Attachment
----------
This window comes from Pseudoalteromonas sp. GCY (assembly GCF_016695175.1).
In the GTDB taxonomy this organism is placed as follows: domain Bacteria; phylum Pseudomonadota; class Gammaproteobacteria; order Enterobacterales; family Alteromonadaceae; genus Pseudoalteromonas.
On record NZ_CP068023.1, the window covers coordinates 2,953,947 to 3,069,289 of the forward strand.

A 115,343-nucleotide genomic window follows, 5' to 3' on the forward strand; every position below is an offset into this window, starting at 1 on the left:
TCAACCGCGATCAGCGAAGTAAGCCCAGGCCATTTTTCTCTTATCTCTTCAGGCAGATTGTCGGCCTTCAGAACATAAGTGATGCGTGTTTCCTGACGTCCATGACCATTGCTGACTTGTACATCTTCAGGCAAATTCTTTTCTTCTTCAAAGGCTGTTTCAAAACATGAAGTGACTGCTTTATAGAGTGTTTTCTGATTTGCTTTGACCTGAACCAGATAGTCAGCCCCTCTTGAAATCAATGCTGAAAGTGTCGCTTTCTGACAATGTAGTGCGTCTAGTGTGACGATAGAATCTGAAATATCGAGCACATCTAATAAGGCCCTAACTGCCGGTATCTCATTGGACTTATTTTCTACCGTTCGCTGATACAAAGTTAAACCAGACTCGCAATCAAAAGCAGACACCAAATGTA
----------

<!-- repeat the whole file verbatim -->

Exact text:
This window comes from Pseudoalteromonas sp. GCY (assembly GCF_016695175.1).
In the GTDB taxonomy this organism is placed as follows: domain Bacteria; phylum Pseudomonadota; class Gammaproteobacteria; order Enterobacterales; family Alteromonadaceae; genus Pseudoalteromonas.
On record NZ_CP068023.1, the window covers coordinates 2,953,947 to 3,069,289 of the forward strand.

A 115,343-nucleotide genomic window follows, 5' to 3' on the forward strand; every position below is an offset into this window, starting at 1 on the left:
TCAACCGCGATCAGCGAAGTAAGCCCAGGCCATTTTTCTCTTATCTCTTCAGGCAGATTGTCGGCCTTCAGAACATAAGTGATGCGTGTTTCCTGACGTCCATGACCATTGCTGACTTGTACATCTTCAGGCAAATTCTTTTCTTCTTCAAAGGCTGTTTCAAAACATGAAGTGACTGCTTTATAGAGTGTTTTCTGATTTGCTTTGACCTGAACCAGATAGTCAGCCCCTCTTGAAATCAATGCTGAAAGTGTCGCTTTCTGACAATGTAGTGCGTCTAGTGTGACGATAGAATCTGAAATATCGAGCACATCTAATAAGGCCCTAACTGCCGGTATCTCATTGGACTTATTTTCTACCGTTCGCTGATACAAAGTTAAACCAGACTCGCAATCAAAAGCAGACACCAAATGTA